Eswatini has a small deep house community, and in it, people have different tastes. Our podcast has therefore been structured in a way to cover the diverse music culture. B’squared believed that by giving the masses mixtapes with music people are yet to know will help us became the go to podcast for listeners who want to enjoy upcoming deep house music. So every month, we record mixtapes with new music that we found interesting and that people will start enjoying in a month or two in the club scene. This also give us enough time to compile more good music to put out there to the people.
Tell us a bit about the selection process for deciding on what your artistic approach is in pursuing new ideas and concepts especially with regards to having guest mixes?
Well, we don’t have a solid rigid selection process on guests but the sound is our main basic influence. Our aim is to stay true to ourselves as well as the movements tradition of being a strictly deep and soulful house publisher. But now and then we accommodate sub genres like bossa nova, neo soul, trip hop and electronica thus the guest DJs’ style of play is the first most important factor in the guest mix selection process. We also have a platform where music lovers can make submissions for their mixtapes. This platform is via an open email address which is firstname.lastname@example.org. So far, we have published a few mistapes coming from this platform, mostly we approach the DJs ourselves. These are individuals who inspire us with the type of sound they play and is also a great way for us to learn from them. We recently started to exploring the idea of working with other podcasters. By doing so, this allows us to extend our brand as we also do guest mixes for other shows. The most recent relationship was with a duo based in Pretoria by the name Lovesouldeep Experience.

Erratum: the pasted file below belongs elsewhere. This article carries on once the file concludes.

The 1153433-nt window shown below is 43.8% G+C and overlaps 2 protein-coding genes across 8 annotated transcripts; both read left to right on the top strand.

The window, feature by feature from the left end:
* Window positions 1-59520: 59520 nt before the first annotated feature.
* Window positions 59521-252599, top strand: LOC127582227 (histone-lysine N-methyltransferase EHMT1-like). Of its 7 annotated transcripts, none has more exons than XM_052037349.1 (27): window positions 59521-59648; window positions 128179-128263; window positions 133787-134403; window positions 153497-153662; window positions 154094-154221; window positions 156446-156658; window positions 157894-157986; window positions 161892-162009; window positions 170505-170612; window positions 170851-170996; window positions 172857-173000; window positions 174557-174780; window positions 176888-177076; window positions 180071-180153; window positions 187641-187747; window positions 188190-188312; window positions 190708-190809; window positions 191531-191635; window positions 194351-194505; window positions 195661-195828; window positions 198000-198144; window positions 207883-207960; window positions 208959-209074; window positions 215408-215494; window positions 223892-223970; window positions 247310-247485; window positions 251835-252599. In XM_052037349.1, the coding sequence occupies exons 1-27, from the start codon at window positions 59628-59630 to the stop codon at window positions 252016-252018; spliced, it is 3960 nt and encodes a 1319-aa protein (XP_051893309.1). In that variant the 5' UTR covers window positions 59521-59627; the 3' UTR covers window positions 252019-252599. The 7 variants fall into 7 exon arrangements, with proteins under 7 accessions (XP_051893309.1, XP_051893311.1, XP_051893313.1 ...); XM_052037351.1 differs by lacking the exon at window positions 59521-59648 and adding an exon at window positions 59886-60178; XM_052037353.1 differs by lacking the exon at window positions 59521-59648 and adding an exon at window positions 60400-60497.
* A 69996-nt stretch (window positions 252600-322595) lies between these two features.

Who would you love to collaborate with on future projects both nationally and internationally?